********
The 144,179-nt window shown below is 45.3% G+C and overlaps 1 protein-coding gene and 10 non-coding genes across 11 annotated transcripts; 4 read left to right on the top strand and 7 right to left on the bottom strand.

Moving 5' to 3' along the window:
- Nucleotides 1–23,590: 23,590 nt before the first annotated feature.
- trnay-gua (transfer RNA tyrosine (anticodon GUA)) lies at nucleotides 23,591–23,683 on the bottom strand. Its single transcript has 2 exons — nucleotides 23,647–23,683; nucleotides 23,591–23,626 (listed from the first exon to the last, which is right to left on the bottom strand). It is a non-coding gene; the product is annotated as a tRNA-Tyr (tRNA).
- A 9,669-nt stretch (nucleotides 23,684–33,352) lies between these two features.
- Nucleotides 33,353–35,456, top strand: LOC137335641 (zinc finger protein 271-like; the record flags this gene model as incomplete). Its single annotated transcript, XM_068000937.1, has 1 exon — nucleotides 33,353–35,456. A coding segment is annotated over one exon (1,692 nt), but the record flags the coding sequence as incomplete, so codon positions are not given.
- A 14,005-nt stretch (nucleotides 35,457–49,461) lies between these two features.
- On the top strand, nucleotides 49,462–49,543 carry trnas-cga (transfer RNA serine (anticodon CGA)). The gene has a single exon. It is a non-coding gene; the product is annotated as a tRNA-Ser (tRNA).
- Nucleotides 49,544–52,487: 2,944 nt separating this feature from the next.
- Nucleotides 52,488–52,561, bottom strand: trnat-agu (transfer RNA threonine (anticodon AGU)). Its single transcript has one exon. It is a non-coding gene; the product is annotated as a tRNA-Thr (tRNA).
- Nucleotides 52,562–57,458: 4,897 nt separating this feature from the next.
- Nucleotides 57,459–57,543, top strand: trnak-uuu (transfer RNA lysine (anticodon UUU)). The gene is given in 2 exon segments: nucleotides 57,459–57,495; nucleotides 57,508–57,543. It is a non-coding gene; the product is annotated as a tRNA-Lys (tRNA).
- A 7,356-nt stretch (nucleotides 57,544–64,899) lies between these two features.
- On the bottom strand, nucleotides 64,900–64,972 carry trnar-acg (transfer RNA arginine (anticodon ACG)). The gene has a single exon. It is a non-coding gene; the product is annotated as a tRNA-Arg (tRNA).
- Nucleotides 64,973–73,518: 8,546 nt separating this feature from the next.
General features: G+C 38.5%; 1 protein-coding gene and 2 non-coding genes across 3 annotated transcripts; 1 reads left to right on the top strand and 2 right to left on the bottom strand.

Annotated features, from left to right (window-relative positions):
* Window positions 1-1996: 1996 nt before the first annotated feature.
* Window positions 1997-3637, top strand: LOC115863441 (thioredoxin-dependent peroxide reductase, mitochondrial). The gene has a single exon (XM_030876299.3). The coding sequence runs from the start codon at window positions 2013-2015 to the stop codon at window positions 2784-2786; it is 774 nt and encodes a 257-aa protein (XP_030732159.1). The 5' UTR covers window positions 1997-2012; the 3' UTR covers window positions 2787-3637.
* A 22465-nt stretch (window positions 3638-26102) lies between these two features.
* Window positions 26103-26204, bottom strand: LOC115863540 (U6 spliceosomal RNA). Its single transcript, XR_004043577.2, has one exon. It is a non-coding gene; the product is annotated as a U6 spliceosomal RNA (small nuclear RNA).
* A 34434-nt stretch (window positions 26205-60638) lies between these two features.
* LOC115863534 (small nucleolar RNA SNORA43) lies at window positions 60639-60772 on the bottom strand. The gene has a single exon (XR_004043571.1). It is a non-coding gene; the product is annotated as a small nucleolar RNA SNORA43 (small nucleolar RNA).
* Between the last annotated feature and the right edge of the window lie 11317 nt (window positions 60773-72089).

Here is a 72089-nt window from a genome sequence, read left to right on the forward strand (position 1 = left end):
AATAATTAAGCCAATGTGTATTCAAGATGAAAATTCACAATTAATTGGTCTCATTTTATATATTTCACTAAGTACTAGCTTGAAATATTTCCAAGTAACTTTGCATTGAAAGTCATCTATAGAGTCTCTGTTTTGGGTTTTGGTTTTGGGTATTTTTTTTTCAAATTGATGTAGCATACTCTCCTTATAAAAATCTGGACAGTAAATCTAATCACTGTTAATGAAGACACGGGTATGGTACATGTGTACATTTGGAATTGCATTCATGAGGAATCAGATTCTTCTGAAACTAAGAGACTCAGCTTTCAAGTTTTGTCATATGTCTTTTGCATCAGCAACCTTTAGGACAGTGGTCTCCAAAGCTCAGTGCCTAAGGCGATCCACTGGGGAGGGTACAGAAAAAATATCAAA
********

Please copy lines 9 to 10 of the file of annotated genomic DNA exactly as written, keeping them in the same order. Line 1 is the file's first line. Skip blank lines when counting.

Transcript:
- Nucleotides 49,544–52,487: 2,944 nt separating this feature from the next.
- Nucleotides 52,488–52,561, bottom strand: trnat-agu (transfer RNA threonine (anticodon AGU)). Its single transcript has one exon. It is a non-coding gene; the product is annotated as a tRNA-Thr (tRNA).